Vintage Stash: Bob Dylan – The Rolling Thunder Revue: The 1975 Live Recordings (ALBUM REVIEWS)

Rarities and novelties abound among the one-hundred forty-eight tracks that comprise The Rolling Thunder Revue: The 1975 Live Recordings, but at the heart of this latest Bob Dylan archive-title lie the five complete concerts comprising ten of the fourteen compact discs. Chronicled on film by Martin Scorsese with Rolling Thunder Revue: A Bob Dylan Story, these shows are also the source of The Bootleg Series Volume 5, released as a double CD set in 2002. And while all the tracks on that title appear in this package (taken from virtually identical setlists, with notable exceptions), the consistency of the performances by the bandleader, as well as the versatile band, over the more broad spectrum of material in this box, fully reveals the immediacy and the historical significance of this one-of-a-kind sojourn.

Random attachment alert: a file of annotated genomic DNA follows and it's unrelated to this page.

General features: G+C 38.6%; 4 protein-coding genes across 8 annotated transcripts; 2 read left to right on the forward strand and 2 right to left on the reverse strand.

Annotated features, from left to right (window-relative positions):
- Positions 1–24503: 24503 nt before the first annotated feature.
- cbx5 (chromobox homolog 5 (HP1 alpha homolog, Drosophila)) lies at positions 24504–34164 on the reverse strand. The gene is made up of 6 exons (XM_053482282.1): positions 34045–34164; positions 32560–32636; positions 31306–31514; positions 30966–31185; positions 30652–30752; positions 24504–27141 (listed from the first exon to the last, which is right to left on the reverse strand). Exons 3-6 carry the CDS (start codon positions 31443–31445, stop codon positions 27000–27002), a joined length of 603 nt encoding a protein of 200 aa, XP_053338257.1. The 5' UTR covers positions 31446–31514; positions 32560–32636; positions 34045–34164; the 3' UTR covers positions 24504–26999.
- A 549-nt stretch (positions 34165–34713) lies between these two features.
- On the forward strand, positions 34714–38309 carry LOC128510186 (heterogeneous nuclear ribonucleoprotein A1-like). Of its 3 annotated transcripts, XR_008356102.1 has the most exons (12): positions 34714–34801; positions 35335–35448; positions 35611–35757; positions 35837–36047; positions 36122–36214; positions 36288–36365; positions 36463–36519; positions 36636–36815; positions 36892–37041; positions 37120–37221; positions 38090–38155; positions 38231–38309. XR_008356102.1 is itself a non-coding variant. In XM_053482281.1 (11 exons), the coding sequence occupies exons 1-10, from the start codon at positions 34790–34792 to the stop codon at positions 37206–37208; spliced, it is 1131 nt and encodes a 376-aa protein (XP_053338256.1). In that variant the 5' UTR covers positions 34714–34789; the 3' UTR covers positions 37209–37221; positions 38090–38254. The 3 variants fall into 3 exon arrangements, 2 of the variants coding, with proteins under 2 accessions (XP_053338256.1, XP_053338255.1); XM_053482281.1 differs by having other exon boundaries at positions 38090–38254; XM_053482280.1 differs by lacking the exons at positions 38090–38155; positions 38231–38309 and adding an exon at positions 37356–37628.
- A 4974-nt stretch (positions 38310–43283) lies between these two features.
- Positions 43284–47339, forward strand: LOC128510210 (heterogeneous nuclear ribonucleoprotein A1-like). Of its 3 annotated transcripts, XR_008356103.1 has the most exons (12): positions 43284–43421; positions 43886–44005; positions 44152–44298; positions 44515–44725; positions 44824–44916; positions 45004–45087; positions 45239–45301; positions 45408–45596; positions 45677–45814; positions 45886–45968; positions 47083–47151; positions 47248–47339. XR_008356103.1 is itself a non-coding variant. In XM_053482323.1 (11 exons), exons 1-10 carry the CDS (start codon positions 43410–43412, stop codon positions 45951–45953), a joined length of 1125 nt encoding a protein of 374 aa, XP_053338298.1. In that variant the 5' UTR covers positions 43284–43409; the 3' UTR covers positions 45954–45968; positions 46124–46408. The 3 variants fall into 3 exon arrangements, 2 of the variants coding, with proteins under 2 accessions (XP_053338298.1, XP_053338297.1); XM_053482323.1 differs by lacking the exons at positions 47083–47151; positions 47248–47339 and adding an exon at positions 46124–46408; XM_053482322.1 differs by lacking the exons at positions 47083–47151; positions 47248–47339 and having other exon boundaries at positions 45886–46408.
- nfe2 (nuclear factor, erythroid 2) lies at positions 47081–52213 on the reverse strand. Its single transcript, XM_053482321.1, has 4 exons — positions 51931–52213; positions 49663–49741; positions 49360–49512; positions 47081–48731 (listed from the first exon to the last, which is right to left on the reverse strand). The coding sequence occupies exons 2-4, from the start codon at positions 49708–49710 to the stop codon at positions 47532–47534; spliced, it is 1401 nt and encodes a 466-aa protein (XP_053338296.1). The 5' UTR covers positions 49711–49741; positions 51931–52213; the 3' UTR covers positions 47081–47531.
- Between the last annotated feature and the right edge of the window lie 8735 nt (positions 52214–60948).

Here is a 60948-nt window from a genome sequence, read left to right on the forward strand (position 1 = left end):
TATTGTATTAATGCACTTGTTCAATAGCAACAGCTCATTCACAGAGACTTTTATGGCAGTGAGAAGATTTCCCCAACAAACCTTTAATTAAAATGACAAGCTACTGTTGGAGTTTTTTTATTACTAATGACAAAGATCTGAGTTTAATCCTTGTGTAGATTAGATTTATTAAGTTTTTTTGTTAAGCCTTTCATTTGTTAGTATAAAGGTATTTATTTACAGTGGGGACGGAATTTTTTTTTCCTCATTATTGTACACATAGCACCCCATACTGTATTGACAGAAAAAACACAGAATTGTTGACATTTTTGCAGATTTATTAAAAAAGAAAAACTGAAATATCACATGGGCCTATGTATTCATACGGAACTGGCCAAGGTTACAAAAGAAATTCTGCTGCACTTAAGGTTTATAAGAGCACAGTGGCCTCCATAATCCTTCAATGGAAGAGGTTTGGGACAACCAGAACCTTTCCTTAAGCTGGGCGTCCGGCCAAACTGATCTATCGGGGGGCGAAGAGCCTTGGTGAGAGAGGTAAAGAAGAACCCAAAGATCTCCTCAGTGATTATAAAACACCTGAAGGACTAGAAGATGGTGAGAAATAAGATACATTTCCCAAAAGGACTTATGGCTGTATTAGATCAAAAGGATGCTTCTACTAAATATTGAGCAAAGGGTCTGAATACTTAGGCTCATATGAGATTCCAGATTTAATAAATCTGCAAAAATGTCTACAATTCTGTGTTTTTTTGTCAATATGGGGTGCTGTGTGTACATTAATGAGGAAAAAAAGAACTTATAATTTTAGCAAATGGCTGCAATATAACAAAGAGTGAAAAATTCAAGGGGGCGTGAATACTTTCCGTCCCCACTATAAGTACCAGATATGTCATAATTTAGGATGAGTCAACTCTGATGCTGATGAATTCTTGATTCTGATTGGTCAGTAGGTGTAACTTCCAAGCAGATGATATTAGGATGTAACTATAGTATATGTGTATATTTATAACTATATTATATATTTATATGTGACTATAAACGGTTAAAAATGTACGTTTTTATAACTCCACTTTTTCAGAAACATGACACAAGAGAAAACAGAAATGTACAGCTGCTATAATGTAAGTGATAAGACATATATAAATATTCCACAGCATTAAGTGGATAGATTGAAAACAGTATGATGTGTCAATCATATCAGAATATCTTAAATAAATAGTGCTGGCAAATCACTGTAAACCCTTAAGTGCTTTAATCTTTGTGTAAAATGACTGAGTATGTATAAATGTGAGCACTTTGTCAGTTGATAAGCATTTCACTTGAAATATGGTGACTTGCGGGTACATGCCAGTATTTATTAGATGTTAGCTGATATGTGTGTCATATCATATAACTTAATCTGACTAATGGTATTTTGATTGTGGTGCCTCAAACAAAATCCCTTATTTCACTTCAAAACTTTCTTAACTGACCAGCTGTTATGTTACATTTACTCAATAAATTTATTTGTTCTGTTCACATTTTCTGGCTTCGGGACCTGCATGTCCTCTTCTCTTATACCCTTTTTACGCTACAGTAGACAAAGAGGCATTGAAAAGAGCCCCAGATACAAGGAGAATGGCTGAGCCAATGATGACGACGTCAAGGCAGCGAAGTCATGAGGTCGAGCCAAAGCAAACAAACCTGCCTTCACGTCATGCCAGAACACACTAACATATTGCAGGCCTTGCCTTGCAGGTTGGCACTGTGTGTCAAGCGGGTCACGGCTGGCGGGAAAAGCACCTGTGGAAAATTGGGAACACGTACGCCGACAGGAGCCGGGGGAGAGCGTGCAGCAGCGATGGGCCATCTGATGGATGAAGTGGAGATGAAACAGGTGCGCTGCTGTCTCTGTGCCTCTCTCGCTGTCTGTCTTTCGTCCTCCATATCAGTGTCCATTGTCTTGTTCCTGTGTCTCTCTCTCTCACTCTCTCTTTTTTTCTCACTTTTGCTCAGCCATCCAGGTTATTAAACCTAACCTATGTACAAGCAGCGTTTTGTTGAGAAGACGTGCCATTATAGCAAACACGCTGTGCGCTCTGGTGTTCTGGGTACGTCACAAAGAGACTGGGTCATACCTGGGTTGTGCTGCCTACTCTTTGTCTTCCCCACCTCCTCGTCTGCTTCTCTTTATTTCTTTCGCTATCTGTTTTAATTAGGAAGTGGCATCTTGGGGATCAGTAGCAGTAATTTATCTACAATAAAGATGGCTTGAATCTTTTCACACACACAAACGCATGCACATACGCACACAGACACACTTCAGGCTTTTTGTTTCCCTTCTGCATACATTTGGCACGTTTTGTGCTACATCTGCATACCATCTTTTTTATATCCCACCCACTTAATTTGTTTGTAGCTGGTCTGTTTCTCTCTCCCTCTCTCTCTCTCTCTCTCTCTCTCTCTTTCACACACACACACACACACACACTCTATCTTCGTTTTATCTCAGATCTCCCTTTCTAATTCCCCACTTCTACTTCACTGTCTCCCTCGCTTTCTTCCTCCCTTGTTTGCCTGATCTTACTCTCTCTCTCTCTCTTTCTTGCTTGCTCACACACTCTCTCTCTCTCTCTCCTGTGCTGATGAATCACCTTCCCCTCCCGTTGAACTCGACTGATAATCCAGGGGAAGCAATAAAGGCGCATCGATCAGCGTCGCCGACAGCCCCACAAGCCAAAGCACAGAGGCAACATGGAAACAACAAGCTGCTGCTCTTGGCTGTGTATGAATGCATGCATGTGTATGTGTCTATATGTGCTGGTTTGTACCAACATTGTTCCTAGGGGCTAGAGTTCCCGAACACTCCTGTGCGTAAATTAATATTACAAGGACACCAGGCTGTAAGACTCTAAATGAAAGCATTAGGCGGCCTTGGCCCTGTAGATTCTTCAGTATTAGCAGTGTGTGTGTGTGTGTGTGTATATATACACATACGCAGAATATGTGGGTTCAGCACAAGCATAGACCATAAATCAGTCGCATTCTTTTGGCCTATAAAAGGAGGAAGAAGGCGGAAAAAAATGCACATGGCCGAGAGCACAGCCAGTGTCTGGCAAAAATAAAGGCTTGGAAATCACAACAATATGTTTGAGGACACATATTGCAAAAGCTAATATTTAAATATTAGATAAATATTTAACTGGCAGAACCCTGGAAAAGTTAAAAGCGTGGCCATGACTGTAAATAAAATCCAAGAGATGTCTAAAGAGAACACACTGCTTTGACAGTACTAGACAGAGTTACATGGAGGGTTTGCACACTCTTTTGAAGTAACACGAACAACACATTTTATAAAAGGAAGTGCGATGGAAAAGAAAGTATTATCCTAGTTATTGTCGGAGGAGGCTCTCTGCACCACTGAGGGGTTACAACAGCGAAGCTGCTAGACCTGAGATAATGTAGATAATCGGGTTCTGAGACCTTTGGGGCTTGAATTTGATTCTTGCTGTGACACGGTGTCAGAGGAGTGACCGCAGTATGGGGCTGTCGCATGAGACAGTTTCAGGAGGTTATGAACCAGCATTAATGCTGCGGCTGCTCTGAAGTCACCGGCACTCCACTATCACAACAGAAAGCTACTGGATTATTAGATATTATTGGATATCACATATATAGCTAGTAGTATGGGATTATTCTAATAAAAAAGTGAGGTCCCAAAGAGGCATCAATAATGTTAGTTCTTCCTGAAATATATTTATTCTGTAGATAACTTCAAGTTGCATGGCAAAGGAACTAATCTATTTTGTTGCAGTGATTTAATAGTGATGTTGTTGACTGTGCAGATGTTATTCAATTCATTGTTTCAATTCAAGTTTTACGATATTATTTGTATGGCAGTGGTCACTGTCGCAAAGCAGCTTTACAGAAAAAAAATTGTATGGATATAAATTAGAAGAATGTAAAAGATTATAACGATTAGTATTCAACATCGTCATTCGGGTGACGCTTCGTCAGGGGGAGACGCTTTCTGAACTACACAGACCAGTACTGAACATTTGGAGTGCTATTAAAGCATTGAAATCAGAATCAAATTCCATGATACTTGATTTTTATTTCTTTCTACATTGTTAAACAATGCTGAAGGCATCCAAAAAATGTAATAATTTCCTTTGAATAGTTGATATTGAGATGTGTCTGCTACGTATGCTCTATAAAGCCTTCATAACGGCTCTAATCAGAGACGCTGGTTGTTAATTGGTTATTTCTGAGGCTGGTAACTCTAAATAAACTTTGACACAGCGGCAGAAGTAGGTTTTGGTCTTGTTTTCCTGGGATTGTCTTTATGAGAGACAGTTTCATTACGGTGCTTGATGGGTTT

CD’S 4-5: Memorial Auditorium, Worcester, MA – November 19, 1975: It’s not long into the very first number of this first of five performances, professionally recorded by Don Devito during that storied autumn tour, that Bob Dylan  gives the distinct impression he’s performing at a level of intensity equal to or even greater than those vaunted shows with the Hawks in 1966. And yet the level of abandon he brings to “It Takes A Lot to Laugh It Takes A Train to Cry” pales next to the focus with which he infuses “Just Like A Woman.” Meanwhile, the obvious delight Bob takes on “It Ain’t Me Babe.” finds him exercising razor-sharp self-discipline. Dylan is no more or less deeply invested in such vintage tunes than newer material like “Tangled Up in Blue”(from Blood On the Tracks, an album he never directly toured to support) or the culls from the yet-to-be-released Desire album such as “Romance In Durango;” in fact, The Rolling Thunder Revue, is also totally bereft of the self-caricature that often afflicted his 1974 performances with The Band.